An interesting phenomenon was the arrival in Brighton of the automaton called Mephisto in the second half of 1879. Mephisto had been introduced to London chess circles in 1878 and now found a base at 79 King’s Road, Brighton (if this address existed today it would be close to the Brighton Centre). The automaton was opened to the general public on Saturday 23 August and soon proved popular with local chess players. It regularly gave three performances per day, from 11am to 2pm, 3pm to 6pm and 7pm to 10pm. Admission fees were one shilling for adults and sixpence for children, though in the evening session the charge was sixpence for everyone.
According to the Brighton Herald of 30 August 1879 Mephisto was a ‘beautifully made “counterfeit presentment” of the Mephistopheles rendered familiar by the dramatic adaptations of Goethe’s “Faust”. Although the automaton was a caricature of the devil it was not unpleasing in appearance. The slim figure was dressed in red velvet trimmed with black and wore a pink hat with a black border and two magnificent pink feathers. It was seated at an ordinary table containing a chess board and pieces.
There had been chess playing automata before and one might have expected to find a chess player concealed inside it. In the case of Mephisto, however, it was not easy to see where such a player could hide himself. Bradley Ewart writing in Chess: Man vs Machine (1980) puts forward an interesting theory that an operator was concealed in the automaton’s chair. This idea is, however, considered impossible by the Brighton Herald of 30 August 1879 which states:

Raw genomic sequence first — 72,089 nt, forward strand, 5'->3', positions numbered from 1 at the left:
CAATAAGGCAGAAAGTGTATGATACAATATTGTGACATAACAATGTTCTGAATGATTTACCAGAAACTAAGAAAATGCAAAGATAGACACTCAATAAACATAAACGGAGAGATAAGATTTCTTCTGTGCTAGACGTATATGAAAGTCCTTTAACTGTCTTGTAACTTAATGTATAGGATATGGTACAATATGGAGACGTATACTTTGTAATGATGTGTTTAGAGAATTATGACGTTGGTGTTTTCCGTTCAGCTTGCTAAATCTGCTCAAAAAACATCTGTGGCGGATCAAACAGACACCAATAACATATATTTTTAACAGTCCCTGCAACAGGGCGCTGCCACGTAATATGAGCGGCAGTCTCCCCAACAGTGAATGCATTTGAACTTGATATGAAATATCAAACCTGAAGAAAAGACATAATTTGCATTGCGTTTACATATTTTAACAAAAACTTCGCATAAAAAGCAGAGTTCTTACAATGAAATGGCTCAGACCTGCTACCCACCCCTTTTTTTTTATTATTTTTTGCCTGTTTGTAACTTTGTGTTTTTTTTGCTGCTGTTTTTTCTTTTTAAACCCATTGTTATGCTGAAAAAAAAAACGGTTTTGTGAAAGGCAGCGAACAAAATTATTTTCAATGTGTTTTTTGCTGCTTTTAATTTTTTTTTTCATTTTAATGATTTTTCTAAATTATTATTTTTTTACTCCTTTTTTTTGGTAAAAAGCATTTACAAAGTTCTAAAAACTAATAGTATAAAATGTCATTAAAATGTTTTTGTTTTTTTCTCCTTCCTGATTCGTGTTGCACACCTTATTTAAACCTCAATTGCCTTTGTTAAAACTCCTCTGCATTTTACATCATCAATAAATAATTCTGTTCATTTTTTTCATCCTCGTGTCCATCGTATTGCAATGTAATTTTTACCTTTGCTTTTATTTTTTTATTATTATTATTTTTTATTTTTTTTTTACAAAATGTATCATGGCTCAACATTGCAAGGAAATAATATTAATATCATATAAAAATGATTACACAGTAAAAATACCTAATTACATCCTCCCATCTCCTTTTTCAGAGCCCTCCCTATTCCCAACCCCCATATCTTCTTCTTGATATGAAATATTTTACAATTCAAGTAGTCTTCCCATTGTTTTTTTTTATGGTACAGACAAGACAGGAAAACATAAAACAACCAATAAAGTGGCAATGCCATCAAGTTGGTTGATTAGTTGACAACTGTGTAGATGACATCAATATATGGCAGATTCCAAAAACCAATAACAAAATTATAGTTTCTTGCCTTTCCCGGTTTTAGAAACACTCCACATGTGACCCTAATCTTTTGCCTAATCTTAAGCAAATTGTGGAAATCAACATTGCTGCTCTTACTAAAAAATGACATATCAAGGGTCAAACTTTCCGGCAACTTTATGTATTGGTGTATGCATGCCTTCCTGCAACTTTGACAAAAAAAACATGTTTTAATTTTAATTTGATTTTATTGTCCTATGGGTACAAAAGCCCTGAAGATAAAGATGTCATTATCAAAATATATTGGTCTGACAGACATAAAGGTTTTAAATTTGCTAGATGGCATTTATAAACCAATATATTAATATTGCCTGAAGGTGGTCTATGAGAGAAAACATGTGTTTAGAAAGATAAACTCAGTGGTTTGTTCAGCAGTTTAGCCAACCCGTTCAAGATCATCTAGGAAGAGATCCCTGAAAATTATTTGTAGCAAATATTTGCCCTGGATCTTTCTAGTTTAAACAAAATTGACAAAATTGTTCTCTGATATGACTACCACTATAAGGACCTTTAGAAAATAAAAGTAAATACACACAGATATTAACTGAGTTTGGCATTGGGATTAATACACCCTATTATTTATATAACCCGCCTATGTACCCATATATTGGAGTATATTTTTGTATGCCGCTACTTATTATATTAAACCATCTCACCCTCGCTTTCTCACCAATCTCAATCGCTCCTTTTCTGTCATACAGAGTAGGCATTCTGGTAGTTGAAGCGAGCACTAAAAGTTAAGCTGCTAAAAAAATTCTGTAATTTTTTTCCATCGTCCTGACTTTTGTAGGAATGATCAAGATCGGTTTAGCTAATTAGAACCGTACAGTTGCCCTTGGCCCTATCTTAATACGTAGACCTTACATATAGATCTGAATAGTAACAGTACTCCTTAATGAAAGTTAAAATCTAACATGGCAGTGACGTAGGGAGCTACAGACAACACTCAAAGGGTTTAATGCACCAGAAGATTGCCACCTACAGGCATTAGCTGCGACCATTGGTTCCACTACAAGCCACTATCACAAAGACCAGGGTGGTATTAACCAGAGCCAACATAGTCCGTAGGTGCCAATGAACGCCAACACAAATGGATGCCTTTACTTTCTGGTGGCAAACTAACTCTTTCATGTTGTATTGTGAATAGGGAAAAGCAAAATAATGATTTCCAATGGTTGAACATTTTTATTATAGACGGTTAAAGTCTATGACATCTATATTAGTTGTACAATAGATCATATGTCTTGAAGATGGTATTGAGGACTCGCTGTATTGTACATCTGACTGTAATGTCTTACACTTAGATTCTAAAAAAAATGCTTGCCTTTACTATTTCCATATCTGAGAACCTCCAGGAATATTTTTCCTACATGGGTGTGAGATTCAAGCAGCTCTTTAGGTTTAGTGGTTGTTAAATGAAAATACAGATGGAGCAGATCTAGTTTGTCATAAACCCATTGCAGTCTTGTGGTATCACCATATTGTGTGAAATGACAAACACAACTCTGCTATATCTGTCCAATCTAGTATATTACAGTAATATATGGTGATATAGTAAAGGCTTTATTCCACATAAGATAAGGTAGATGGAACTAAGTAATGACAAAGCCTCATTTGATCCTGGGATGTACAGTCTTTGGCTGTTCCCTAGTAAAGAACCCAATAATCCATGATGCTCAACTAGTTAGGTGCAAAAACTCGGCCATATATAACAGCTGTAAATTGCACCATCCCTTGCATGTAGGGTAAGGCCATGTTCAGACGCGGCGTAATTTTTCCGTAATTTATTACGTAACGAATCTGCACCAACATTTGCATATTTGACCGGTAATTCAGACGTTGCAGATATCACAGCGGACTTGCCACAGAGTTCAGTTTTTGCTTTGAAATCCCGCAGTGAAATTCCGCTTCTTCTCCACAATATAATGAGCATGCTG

‘Mephisto’ is seated on an easy chair, the bottom of which is too small to hide a person even of the dimensions of General Tom Thumb, and the figure, though of life-size, cannot conceal the operator, as it is shown to be hollow, even in the act of playing.
An alternative theory is that Mephisto was operated by some form of remote control. The figures on the board were originally supported by spikes (also called ‘springs’) which were thought to provide a clue to the method of operation. Later a change was made, and the new board contained depressions but no spikes. The exact method by which the machine was operated still appears to be in doubt, but according to The Oxford Companion to Chess by David Hooper and Kenneth Whyld (1984) it was guided from another room by ‘electro -mechanical means’. Certainly the controlling power appears to have been close to the board, as Mephisto could play its moves quickly if it wanted to. According to the previously mentioned Brighton Herald article the automaton frequently looked round the audience and smiled. It also nodded assent or gave disapproving signs, depending on whether a good or bad move had been played.